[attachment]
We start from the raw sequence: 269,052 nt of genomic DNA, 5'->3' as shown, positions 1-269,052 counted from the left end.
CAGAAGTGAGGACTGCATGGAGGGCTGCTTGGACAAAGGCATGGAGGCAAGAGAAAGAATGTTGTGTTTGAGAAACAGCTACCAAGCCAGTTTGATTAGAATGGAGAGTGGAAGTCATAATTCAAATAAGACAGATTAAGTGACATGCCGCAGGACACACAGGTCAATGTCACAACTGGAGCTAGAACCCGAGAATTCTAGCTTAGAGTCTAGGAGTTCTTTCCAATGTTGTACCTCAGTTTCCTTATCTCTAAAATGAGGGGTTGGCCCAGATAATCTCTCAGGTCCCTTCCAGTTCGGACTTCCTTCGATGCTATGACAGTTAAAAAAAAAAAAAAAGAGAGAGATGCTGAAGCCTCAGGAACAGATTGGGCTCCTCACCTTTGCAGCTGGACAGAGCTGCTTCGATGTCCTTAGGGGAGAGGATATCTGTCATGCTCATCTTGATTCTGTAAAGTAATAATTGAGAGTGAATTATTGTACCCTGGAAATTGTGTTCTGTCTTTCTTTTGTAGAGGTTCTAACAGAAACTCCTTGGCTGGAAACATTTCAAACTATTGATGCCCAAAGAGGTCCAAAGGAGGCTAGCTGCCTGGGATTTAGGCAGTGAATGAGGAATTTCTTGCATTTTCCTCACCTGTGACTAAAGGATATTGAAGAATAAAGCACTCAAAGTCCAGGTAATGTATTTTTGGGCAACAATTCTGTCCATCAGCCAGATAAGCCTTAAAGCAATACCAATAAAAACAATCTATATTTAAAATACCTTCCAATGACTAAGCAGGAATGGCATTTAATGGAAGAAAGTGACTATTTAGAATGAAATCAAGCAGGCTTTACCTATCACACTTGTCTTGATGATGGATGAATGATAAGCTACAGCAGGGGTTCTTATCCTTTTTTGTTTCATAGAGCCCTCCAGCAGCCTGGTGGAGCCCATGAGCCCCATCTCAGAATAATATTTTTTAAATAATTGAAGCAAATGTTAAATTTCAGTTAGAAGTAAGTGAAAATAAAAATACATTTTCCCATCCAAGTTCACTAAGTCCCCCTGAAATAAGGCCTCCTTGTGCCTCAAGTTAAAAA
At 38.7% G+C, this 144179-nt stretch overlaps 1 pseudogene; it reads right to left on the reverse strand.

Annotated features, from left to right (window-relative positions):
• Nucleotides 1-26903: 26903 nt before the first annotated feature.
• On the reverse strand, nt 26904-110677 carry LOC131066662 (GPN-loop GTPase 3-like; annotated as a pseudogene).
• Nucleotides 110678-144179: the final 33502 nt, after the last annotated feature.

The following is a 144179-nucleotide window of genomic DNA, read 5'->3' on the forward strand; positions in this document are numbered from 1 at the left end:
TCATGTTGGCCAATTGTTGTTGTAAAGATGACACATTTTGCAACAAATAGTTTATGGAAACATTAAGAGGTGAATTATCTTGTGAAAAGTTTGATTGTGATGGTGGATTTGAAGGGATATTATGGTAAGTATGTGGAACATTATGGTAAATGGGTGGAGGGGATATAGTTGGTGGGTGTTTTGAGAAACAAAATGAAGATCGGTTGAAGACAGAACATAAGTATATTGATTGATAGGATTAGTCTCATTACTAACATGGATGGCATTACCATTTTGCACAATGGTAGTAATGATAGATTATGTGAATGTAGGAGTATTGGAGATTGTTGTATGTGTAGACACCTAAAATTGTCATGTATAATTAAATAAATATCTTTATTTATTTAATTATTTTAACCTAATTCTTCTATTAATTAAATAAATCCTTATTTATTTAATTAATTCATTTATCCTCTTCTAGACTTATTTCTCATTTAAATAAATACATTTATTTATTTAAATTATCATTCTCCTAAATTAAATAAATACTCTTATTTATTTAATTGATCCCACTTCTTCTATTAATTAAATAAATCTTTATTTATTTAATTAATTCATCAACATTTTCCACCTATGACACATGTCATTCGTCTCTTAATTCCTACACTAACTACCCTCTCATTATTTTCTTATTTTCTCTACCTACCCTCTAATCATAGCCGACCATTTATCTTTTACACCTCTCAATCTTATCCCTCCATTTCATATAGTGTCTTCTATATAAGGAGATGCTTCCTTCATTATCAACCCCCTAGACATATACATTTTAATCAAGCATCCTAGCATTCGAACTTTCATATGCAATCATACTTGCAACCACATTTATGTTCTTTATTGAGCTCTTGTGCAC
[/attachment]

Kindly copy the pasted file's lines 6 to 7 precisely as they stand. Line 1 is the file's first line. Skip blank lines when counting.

• On the reverse strand, nt 26904-110677 carry LOC131066662 (GPN-loop GTPase 3-like; annotated as a pseudogene).
• Nucleotides 110678-144179: the final 33502 nt, after the last annotated feature.